The report indicates that theft of data and identities is a continuing problem in both the private and public sectors. As of December 31, a majority of US states (39) had passed laws mandating that any company doing business within that state must notify its customers immediately once a security breach has been detected. The first graph below details the percentage of breaches by sector, while the second graph lists the total number of identities exposed.
The two charts paint very different pictures of the identity theft problem. The education sector accounts for the largest single number of breaches, at 24 percent of the total, but the actual number of identities compromised as a result of these breaches is comparatively tiny, at one percent of the total. This same scenario fits health care sector breaches as well; despite accounting for 16 percent of total incidents, only one percent of the potential identity theft breaches reported came from the health care industry.
Government and financial institutions accounted for the vast majority of breaches, though both were helped along by a series of high-profile attacks. The UK’s HMRC (Her Majesty’s Revenue and Customs) managed to lose two unencrypted disks with 25 million personal records on them, while the American-based Fidelity National Information Services lost 8.5 million credit card numbers (and the personal data associated with them) thanks to the actions of a disgruntled employee.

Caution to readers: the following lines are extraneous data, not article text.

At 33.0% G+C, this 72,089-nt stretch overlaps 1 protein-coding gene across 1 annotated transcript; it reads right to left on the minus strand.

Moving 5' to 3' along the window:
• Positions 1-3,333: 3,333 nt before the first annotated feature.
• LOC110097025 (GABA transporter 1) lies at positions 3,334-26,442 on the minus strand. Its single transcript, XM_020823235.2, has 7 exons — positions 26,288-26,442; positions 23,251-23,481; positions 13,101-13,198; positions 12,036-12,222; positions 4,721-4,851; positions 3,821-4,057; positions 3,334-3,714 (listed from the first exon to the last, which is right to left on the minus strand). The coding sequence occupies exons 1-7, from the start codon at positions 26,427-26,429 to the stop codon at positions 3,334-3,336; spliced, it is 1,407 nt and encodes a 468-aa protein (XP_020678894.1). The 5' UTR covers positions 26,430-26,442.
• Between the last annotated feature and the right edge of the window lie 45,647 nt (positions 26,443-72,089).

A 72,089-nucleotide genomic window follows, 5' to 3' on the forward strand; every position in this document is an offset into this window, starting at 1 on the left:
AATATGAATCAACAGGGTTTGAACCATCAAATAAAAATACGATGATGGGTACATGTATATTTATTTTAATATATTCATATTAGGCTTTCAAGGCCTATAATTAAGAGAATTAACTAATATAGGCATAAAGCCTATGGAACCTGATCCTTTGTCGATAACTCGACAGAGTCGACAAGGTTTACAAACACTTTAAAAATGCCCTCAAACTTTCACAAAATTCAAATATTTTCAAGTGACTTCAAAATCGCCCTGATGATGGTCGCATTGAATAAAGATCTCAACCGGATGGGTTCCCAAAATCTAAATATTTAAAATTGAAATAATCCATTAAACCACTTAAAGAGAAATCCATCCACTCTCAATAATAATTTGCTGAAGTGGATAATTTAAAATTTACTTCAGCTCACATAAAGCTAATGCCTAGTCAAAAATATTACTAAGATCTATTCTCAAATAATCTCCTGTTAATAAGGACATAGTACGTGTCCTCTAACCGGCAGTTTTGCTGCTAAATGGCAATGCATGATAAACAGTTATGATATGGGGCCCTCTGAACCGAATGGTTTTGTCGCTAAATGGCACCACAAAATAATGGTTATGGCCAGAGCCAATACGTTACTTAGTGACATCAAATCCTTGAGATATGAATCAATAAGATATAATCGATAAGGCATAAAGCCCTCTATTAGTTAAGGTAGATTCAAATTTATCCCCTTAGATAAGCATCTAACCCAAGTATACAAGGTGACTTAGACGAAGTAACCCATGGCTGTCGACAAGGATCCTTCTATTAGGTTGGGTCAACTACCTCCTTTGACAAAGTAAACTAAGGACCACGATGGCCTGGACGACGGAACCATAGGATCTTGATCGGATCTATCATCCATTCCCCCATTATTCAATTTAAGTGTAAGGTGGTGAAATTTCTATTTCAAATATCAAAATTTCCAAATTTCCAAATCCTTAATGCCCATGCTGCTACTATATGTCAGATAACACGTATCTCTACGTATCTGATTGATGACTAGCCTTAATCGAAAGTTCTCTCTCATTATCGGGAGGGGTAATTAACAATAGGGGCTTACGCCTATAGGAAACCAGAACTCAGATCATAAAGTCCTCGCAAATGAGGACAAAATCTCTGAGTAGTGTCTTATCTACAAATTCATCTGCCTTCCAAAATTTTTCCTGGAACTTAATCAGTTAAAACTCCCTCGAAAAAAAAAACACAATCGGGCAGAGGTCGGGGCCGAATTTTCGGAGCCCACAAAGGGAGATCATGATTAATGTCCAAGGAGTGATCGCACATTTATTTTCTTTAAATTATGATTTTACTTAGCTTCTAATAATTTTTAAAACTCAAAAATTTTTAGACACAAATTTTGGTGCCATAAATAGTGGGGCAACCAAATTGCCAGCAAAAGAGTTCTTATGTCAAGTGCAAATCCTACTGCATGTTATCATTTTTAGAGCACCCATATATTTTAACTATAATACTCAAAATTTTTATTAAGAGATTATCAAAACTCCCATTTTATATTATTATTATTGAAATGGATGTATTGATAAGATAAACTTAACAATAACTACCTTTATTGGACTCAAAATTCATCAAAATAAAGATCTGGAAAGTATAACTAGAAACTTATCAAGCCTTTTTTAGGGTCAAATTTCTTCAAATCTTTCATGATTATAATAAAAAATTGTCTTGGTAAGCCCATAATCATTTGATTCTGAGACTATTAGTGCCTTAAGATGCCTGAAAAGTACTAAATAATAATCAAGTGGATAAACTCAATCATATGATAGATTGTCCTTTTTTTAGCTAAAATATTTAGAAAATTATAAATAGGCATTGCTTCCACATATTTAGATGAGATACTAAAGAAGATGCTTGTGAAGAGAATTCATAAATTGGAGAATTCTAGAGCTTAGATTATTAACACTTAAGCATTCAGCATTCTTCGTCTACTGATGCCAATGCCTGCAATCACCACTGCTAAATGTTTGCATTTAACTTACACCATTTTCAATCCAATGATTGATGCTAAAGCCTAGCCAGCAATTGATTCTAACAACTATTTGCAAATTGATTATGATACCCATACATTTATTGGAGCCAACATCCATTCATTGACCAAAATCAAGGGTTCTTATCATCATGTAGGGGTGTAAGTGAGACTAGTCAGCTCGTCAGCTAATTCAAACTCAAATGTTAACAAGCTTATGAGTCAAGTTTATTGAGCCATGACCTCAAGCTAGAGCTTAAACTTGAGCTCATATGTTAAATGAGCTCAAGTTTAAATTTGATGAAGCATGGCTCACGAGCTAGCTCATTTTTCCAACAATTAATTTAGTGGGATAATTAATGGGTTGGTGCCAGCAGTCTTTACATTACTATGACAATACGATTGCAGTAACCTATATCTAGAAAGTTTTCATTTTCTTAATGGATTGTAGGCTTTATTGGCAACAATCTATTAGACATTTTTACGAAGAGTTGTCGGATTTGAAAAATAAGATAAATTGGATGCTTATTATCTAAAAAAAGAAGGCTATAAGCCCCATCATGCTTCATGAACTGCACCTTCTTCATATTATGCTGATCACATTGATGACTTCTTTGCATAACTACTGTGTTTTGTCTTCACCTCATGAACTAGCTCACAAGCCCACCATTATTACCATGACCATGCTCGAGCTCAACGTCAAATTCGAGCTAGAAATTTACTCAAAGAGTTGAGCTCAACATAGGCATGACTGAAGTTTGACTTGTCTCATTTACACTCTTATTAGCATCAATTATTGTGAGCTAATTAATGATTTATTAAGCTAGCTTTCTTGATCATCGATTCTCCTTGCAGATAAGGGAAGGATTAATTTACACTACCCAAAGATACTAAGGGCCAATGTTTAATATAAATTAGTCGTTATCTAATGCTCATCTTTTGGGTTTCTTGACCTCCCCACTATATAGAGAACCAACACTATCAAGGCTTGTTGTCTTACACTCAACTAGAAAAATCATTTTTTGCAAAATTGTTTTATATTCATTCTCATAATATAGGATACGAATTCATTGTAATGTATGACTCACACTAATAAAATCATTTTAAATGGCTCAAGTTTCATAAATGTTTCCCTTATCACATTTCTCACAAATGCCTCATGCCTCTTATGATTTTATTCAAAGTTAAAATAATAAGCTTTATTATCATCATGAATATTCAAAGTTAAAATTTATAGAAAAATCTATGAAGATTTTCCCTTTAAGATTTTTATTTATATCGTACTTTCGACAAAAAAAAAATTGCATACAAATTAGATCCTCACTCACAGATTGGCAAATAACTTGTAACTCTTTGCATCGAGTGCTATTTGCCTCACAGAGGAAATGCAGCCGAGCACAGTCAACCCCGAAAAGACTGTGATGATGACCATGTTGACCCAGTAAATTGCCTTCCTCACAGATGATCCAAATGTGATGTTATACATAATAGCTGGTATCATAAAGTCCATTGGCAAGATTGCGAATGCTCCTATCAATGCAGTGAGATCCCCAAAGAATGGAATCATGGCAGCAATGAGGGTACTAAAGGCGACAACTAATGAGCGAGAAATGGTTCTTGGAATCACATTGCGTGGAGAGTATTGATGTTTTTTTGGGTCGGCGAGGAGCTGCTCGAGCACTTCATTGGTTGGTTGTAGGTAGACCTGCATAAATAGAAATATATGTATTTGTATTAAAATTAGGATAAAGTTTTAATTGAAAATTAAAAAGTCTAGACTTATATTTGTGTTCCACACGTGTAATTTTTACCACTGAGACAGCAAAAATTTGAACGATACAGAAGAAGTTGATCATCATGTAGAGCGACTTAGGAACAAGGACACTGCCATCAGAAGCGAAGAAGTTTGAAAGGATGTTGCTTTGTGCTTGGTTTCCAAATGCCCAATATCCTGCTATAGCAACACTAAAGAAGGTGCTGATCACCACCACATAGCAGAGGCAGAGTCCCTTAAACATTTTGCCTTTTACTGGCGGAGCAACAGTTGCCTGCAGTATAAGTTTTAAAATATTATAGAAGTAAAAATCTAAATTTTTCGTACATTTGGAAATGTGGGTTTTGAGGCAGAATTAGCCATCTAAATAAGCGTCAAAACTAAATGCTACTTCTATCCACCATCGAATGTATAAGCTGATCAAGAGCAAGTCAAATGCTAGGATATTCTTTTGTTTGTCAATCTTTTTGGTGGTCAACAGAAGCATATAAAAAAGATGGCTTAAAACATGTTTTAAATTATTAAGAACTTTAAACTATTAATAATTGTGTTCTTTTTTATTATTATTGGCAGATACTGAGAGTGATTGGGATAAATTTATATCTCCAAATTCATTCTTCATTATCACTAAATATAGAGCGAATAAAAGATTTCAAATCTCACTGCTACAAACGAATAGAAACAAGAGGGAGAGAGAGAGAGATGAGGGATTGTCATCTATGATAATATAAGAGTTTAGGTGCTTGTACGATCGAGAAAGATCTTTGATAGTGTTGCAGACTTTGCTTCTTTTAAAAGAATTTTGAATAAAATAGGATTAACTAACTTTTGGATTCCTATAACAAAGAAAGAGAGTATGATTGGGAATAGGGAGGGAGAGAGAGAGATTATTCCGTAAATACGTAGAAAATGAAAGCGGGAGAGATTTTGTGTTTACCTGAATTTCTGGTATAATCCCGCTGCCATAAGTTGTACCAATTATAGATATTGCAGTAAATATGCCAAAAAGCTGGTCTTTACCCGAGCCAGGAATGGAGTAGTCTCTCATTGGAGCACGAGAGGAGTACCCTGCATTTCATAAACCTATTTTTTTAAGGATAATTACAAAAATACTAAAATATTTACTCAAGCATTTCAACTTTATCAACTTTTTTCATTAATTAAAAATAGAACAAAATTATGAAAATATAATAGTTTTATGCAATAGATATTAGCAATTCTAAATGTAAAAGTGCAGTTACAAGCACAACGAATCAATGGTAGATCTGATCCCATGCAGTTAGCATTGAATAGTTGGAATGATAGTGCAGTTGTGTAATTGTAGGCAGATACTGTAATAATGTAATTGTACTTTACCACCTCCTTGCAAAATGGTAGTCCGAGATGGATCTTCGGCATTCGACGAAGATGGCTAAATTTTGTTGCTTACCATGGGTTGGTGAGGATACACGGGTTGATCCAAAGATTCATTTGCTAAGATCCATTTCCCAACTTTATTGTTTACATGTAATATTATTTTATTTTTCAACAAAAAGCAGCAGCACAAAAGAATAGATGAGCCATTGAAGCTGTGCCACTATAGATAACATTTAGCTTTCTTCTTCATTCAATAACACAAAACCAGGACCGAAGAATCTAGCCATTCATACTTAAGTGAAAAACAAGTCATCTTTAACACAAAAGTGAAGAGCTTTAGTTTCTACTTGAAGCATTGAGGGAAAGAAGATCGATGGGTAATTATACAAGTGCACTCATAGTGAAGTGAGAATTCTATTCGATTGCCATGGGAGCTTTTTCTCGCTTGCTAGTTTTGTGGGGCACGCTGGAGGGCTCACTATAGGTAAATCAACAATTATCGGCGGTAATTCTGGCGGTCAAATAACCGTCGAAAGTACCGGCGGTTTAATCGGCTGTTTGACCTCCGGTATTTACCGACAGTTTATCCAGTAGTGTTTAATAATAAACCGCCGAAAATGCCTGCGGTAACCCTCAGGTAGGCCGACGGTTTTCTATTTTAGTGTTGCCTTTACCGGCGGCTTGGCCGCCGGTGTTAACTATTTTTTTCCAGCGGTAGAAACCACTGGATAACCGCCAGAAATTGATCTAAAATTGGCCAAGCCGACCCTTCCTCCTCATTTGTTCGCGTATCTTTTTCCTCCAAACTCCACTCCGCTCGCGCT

As for how the thefts occurred, theft or loss of physical materials or information account for the overwhelming majority of cases. The report speculates that in at least some of these cases, the hardware in question was stolen for its own sake. In these cases, the personal information in question was either a secondary target or not a target at all.
Living in America… you are what you own
As we’ve discussed in previous articles, the malware industry is a booming, increasingly commercial business where the name of the game is first obtaining and then selling personal information. Unsurprisingly, bank account data is the biggest seller, and potentially worth the most money, with prices ranging from $10 to $1,000 depending on the size of the account. Credit card data can sell for 40 cents to $20, full personal identities range from $1-$15, and eBay accounts round out the top of the list.
Pricing tends to vary depending on the value of the account, the location of the person in question (European personal data is more expensive than US personal data) and the type of information acquired. Symantec reports that buyers tend to favor bank accounts because these are easier to anonymously drain, though a full suite of personal identification information on someone is more effective for certain other, longer-term or more complicated schemes.
Several of the write-ups on this Symantec report have focused on the “Your identity is worth $15” angle, but there’s far more data here than even we’ve discussed. The report includes a section on good security practices, further information on many of the attack vectors discussed here, and additional information on enterprise-level security. If you’re looking for the executive summary without digging into the entire report, you can find it here (PDF).